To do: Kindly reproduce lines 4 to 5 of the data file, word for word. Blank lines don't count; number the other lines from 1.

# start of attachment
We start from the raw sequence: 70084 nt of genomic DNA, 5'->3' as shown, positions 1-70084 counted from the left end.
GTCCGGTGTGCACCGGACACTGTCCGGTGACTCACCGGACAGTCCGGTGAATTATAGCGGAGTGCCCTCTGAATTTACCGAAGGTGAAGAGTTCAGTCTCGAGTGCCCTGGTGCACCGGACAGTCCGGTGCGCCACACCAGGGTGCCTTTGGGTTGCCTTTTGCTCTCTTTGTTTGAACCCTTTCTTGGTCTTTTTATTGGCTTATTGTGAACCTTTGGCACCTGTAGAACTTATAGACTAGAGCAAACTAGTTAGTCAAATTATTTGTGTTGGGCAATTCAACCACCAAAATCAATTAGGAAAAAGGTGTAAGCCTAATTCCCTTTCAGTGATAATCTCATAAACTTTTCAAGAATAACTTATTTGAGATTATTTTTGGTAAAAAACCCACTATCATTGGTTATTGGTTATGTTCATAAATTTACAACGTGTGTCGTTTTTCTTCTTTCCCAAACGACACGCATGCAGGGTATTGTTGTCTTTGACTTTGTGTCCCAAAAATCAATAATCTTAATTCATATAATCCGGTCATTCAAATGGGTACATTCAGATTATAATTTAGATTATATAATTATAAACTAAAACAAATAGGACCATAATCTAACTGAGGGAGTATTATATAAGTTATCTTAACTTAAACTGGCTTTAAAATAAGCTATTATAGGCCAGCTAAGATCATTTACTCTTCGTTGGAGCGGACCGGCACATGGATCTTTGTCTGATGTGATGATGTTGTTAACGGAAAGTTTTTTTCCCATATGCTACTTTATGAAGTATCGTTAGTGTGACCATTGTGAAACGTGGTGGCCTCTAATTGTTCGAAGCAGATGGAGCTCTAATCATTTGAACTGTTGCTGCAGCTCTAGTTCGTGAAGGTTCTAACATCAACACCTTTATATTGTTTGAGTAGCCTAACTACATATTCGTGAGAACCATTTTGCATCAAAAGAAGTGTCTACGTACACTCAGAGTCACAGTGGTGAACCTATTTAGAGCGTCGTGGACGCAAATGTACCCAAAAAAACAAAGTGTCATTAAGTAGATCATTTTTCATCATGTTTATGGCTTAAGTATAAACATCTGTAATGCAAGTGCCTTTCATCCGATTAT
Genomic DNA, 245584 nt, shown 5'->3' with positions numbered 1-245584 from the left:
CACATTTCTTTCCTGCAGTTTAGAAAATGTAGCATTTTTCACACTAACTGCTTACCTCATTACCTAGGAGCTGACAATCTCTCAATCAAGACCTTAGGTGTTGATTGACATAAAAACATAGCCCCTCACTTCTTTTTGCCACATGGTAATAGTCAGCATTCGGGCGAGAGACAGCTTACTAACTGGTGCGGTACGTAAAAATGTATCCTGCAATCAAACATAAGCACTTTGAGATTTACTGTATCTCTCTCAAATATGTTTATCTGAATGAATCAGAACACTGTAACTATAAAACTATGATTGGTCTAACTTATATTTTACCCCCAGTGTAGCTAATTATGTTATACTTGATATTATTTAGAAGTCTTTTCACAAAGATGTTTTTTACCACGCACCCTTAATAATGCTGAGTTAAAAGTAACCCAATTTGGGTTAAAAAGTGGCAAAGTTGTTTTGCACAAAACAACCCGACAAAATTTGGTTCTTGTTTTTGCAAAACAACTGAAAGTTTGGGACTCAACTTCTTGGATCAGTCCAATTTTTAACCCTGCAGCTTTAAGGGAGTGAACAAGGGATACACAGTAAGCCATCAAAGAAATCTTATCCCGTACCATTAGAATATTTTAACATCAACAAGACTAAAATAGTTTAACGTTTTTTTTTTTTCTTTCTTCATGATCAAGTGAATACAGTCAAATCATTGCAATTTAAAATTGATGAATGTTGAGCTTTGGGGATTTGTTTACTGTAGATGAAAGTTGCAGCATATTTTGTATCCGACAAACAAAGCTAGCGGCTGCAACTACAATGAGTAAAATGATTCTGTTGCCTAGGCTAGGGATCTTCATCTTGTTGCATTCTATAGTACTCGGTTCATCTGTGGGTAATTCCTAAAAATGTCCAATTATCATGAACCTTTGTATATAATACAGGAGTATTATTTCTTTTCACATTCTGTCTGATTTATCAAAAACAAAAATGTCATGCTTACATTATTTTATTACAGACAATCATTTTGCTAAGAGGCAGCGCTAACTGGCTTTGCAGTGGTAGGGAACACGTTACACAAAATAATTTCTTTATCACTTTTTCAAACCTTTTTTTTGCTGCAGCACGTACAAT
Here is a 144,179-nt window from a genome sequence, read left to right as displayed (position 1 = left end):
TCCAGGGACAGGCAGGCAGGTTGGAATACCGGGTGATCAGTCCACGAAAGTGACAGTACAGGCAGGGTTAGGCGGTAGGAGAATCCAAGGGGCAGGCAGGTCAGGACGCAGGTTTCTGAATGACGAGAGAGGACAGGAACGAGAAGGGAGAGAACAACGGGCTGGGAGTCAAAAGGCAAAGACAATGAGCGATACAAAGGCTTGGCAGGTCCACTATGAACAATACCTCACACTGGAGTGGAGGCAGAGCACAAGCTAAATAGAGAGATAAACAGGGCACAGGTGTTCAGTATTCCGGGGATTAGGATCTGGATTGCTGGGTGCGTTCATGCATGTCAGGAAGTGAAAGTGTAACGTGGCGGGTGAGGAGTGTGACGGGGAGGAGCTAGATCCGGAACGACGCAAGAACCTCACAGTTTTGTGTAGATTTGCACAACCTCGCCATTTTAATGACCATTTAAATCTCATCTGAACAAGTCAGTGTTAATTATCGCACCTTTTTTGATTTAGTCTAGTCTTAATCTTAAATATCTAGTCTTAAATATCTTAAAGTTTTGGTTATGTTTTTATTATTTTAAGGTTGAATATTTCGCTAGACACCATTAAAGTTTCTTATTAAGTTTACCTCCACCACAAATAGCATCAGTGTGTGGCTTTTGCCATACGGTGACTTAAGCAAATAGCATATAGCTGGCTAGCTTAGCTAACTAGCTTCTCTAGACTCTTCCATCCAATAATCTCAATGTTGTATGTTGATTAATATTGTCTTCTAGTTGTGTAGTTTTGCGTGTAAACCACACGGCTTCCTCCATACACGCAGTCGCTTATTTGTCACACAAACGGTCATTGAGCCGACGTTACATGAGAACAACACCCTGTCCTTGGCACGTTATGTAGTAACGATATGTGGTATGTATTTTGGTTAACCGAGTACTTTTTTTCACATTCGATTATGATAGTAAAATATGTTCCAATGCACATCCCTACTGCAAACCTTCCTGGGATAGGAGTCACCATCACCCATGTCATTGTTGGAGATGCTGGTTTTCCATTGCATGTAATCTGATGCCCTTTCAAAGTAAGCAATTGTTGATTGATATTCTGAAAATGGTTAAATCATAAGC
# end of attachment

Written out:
CACATTTCTTTCCTGCAGTTTAGAAAATGTAGCATTTTTCACACTAACTGCTTACCTCATTACCTAGGAGCTGACAATCTCTCAATCAAGACCTTAGGTGTTGATTGACATAAAAACATAGCCCCTCACTTCTTTTTGCCACATGGTAATAGTCAGCATTCGGGCGAGAGACAGCTTACTAACTGGTGCGGTACGTAAAAATGTATCCTGCAATCAAACATAAGCACTTTGAGATTTACTGTATCTCTCTCAAATATGTTTATCTGAATGAATCAGAACACTGTAACTATAAAACTATGATTGGTCTAACTTATATTTTACCCCCAGTGTAGCTAATTATGTTATACTTGATATTATTTAGAAGTCTTTTCACAAAGATGTTTTTTACCACGCACCCTTAATAATGCTGAGTTAAAAGTAACCCAATTTGGGTTAAAAAGTGGCAAAGTTGTTTTGCACAAAACAACCCGACAAAATTTGGTTCTTGTTTTTGCAAAACAACTGAAAGTTTGGGACTCAACTTCTTGGATCAGTCCAATTTTTAACCCTGCAGCTTTAAGGGAGTGAACAAGGGATACACAGTAAGCCATCAAAGAAATCTTATCCCGTACCATTAGAATATTTTAACATCAACAAGACTAAAATAGTTTAACGTTTTTTTTTTTTCTTTCTTCATGATCAAGTGAATACAGTCAAATCATTGCAATTTAAAATTGATGAATGTTGAGCTTTGGGGATTTGTTTACTGTAGATGAAAGTTGCAGCATATTTTGTATCCGACAAACAAAGCTAGCGGCTGCAACTACAATGAGTAAAATGATTCTGTTGCCTAGGCTAGGGATCTTCATCTTGTTGCATTCTATAGTACTCGGTTCATCTGTGGGTAATTCCTAAAAATGTCCAATTATCATGAACCTTTGTATATAATACAGGAGTATTATTTCTTTTCACATTCTGTCTGATTTATCAAAAACAAAAATGTCATGCTTACATTATTTTATTACAGACAATCATTTTGCTAAGAGGCAGCGCTAACTGGCTTTGCAGTGGTAGGGAACACGTTACACAAAATAATTTCTTTATCACTTTTTCAAACCTTTTTTTTGCTGCAGCACGTACAAT
Here is a 144,179-nt window from a genome sequence, read left to right as displayed (position 1 = left end):